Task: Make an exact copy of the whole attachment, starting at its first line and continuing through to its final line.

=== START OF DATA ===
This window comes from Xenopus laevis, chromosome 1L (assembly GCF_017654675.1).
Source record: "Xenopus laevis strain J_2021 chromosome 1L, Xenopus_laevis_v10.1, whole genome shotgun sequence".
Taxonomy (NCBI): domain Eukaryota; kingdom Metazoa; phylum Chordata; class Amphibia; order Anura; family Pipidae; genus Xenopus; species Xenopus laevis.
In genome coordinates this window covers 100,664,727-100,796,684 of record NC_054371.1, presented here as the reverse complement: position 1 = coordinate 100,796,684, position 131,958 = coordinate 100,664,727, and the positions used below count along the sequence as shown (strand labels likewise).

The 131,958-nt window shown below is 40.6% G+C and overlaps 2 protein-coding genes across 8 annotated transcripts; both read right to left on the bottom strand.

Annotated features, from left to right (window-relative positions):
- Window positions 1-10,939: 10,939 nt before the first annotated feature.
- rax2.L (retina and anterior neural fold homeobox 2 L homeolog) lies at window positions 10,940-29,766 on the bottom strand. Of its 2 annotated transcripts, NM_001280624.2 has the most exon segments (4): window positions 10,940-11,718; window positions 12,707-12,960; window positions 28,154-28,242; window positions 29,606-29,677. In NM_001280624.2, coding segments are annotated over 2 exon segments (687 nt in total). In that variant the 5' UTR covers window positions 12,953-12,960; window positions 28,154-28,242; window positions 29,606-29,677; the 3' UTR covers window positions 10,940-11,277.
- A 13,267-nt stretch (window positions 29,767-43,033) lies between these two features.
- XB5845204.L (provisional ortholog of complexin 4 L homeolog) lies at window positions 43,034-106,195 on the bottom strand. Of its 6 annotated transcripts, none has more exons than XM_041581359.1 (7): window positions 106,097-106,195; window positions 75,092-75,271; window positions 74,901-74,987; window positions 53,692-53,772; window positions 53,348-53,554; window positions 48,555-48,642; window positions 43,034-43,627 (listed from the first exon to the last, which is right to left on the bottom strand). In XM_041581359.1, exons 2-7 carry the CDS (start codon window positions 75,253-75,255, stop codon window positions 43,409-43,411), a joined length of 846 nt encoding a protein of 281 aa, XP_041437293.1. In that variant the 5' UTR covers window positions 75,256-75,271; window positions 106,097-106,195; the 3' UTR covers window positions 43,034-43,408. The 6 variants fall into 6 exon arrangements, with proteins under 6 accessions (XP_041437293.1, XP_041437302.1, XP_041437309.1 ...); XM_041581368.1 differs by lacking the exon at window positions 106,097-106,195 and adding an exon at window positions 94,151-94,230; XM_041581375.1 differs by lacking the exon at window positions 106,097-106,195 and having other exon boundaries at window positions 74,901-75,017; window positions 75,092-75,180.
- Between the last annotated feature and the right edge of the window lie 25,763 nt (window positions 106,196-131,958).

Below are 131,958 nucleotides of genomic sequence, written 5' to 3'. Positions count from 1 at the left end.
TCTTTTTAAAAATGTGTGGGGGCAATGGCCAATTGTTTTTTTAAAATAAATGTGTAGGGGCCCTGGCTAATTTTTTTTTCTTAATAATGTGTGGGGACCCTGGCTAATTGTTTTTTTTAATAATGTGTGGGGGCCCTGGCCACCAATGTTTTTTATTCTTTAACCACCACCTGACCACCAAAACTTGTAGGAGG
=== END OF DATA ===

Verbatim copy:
This window comes from Xenopus laevis, chromosome 1L (assembly GCF_017654675.1).
Source record: "Xenopus laevis strain J_2021 chromosome 1L, Xenopus_laevis_v10.1, whole genome shotgun sequence".
Taxonomy (NCBI): domain Eukaryota; kingdom Metazoa; phylum Chordata; class Amphibia; order Anura; family Pipidae; genus Xenopus; species Xenopus laevis.
In genome coordinates this window covers 100,664,727-100,796,684 of record NC_054371.1, presented here as the reverse complement: position 1 = coordinate 100,796,684, position 131,958 = coordinate 100,664,727, and the positions used below count along the sequence as shown (strand labels likewise).

The 131,958-nt window shown below is 40.6% G+C and overlaps 2 protein-coding genes across 8 annotated transcripts; both read right to left on the bottom strand.

Annotated features, from left to right (window-relative positions):
- Window positions 1-10,939: 10,939 nt before the first annotated feature.
- rax2.L (retina and anterior neural fold homeobox 2 L homeolog) lies at window positions 10,940-29,766 on the bottom strand. Of its 2 annotated transcripts, NM_001280624.2 has the most exon segments (4): window positions 10,940-11,718; window positions 12,707-12,960; window positions 28,154-28,242; window positions 29,606-29,677. In NM_001280624.2, coding segments are annotated over 2 exon segments (687 nt in total). In that variant the 5' UTR covers window positions 12,953-12,960; window positions 28,154-28,242; window positions 29,606-29,677; the 3' UTR covers window positions 10,940-11,277.
- A 13,267-nt stretch (window positions 29,767-43,033) lies between these two features.
- XB5845204.L (provisional ortholog of complexin 4 L homeolog) lies at window positions 43,034-106,195 on the bottom strand. Of its 6 annotated transcripts, none has more exons than XM_041581359.1 (7): window positions 106,097-106,195; window positions 75,092-75,271; window positions 74,901-74,987; window positions 53,692-53,772; window positions 53,348-53,554; window positions 48,555-48,642; window positions 43,034-43,627 (listed from the first exon to the last, which is right to left on the bottom strand). In XM_041581359.1, exons 2-7 carry the CDS (start codon window positions 75,253-75,255, stop codon window positions 43,409-43,411), a joined length of 846 nt encoding a protein of 281 aa, XP_041437293.1. In that variant the 5' UTR covers window positions 75,256-75,271; window positions 106,097-106,195; the 3' UTR covers window positions 43,034-43,408. The 6 variants fall into 6 exon arrangements, with proteins under 6 accessions (XP_041437293.1, XP_041437302.1, XP_041437309.1 ...); XM_041581368.1 differs by lacking the exon at window positions 106,097-106,195 and adding an exon at window positions 94,151-94,230; XM_041581375.1 differs by lacking the exon at window positions 106,097-106,195 and having other exon boundaries at window positions 74,901-75,017; window positions 75,092-75,180.
- Between the last annotated feature and the right edge of the window lie 25,763 nt (window positions 106,196-131,958).

Below are 131,958 nucleotides of genomic sequence, written 5' to 3'. Positions count from 1 at the left end.
TCTTTTTAAAAATGTGTGGGGGCAATGGCCAATTGTTTTTTTAAAATAAATGTGTAGGGGCCCTGGCTAATTTTTTTTTCTTAATAATGTGTGGGGACCCTGGCTAATTGTTTTTTTTAATAATGTGTGGGGGCCCTGGCCACCAATGTTTTTTATTCTTTAACCACCACCTGACCACCAAAACTTGTAGGAGG